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ANDREW ELIOT’S DIARY. One of the joys of being a reunion organizer as well as fundraiser is that I get to go to a lot of interesting places I would never normally be allowed
November 17, 1982
One of the joys of being a reunion organizer as well as fundraiser is that I get to go to a lot of interesting places I would never normally be allowed into.
The White House, for instance.
Now, obviously the Reunion Committee wanted George Keller to lecture as part of the week’s events. Being his oldest Harvard friend, I was deputized to enlist him.
My first surprise when I called on the Department of State was that I got right through to him. My second was that he invited me to Washington for lunch. My third was that we would be eating not in some posh Washington bistro but at the White House Mess, so he could give me a short tour of the presidential premises.
It was fascinating. I even got to see the famous Situation Room, which was a real thrill because it was so disappointing. I mean, it’s just a windowless cubicle with a table and some chairs. To think that so many of recent history’s most portentous decisions have been made in this glorified phone booth!
It was here that George asked me to sit down and chat about what had brought me all the way to Washington.
I asked him how he felt about Harvard.
He responded by asking me how they felt about him. Specifically, did the faculty still regard him as a Kissinger hatchet man?
I replied as tactfully as I could that, though they had come down on him and Henry pretty hard during the war, that was now nearly ten years ago. Besides, we were all dying for him to speak to The Class. You know, tell them what it’s like to cross swords with Brezhnev and those guys.
“You’re a big hero to all of us,” I told him. “There’s no ambivalence about that.”
I then asked him if he was planning to come to the reunion anyway.
He confessed that he had been hesitant, afraid he’d hardly know anybody.
I countered by saying that now everybody knows him . Besides, most of the people I’d seen had changed so much physically, guys probably wouldn’t recognize their own roommates. I mean, Newall, for example, was balding and twenty pounds heavier.
I didn’t tell him that Dickie had also been having a little drinking problem of late (kind of drowning his middle-aged sorrows).
Anyway, I pressed on with my mission to persuade him to appear. And, after a little more flattery, he at last smiled okay.
He even complimented me on my negotiating powers. And said he’d give me a job anytime.
A little while later, he walked me to the White House gate, where a cab was waiting to take me to the airport.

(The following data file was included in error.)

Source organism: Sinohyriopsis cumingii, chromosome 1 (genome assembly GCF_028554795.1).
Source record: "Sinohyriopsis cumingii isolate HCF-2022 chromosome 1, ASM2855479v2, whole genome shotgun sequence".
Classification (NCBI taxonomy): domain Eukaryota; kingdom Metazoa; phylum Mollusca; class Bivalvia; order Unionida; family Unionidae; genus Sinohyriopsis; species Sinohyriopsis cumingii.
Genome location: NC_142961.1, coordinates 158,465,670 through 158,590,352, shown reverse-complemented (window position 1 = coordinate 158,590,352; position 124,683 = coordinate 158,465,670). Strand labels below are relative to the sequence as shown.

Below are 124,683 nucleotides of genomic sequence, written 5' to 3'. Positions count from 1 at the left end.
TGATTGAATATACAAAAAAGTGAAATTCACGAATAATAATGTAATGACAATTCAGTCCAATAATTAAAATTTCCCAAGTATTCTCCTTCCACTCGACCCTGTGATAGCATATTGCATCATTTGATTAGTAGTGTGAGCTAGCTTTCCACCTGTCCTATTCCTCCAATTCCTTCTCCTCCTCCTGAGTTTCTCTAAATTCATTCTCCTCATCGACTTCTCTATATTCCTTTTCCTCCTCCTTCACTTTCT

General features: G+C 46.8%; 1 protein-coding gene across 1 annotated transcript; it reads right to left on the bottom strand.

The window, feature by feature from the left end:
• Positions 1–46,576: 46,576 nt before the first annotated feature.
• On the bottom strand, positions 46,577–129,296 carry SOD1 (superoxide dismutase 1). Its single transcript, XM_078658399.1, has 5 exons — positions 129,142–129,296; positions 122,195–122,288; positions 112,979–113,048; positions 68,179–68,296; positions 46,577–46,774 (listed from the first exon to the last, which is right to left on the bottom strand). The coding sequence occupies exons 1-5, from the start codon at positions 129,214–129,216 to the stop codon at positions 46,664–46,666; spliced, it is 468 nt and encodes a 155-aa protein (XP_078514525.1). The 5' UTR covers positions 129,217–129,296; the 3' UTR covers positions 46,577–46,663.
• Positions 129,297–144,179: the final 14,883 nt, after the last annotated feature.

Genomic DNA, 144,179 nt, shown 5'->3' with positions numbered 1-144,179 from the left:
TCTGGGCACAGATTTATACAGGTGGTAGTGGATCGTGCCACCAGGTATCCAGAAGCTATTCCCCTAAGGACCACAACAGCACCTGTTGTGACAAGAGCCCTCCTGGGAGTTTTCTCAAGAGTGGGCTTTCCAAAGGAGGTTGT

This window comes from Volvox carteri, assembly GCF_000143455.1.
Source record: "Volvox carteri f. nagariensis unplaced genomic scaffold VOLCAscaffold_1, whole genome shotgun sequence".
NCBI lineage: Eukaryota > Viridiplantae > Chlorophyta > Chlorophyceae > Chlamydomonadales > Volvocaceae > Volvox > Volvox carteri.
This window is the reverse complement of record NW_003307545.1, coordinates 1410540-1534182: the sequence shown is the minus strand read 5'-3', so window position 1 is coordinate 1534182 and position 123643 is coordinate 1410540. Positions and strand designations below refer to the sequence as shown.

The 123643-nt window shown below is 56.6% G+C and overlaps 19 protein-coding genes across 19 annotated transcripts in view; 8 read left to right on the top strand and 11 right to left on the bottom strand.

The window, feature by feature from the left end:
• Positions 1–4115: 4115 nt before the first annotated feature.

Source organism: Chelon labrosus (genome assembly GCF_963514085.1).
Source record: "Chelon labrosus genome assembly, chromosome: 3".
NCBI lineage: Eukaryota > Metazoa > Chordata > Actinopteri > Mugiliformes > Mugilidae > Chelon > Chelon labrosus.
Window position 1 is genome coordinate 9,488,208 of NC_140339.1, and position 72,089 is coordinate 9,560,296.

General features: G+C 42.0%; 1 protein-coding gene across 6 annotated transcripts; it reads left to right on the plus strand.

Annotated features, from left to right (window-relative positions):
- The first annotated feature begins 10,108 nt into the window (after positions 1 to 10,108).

I grinned from ear to ear all the way back to Boston. I, Andrew Eliot, had achieved a diplomatic coup with one of the world’s great diplomats.
When he returned to his office, George Keller had an unexpected visitor — his wife.
She was seated on the couch, clutching a sheaf of long printed paper.
“What a pleasant surprise.”
She waited to reply until he had closed the door. “You bloody traitorous bastard!”
“What’s the matter?” he asked calmly.
“Why the hell did you collaborate with that mudslinger. Tom Leighton?”
“Catherine, I don’t know what’s got into you. The man’s an important journalist for The New York Times . And I had lunch with him — once.”
“Come off it, Keller. A friend of mine from Newsweek just sent me these excerpts they’re printing from his book, The guy’s really vicious. And it’s obvious to me that the ‘source close to Kissinger’ he keeps quoting could only have been you.”
“Cathy, I swear —”
“George, I can’t take any more of your lies. You know I never had much love for Henry, but he was like a second father to you. And that book is an absolute defamation. Don’t you have any loyalties?”
“Catherine, you’re jumping to conclusions based on no evidence whatsoever. Can’t we discuss this at home?”
“No, George, I won’t be there. I’m leaving you.”
“Just because you think I talked to some ambitious reporter?”
“No, George. Because this proves to me bow stupid I was to ever think I could change you. You’re a selfish bastard who can’t give love and isn’t even trusting enough to take it. Now, have I given you sufficient reasons?”
“Please, Cathy, may I have a chance to explain my side of this?”
“On one condition,”
“You can have sixty minutes to present your case. But if I’m not convinced, you’ll sign papers for a Mexican divorce.”
“You mean you’ve already seen a lawyer?”
“No, my sweet,” she replied. “You’re so involved with yourself you forget I am a lawyer.”
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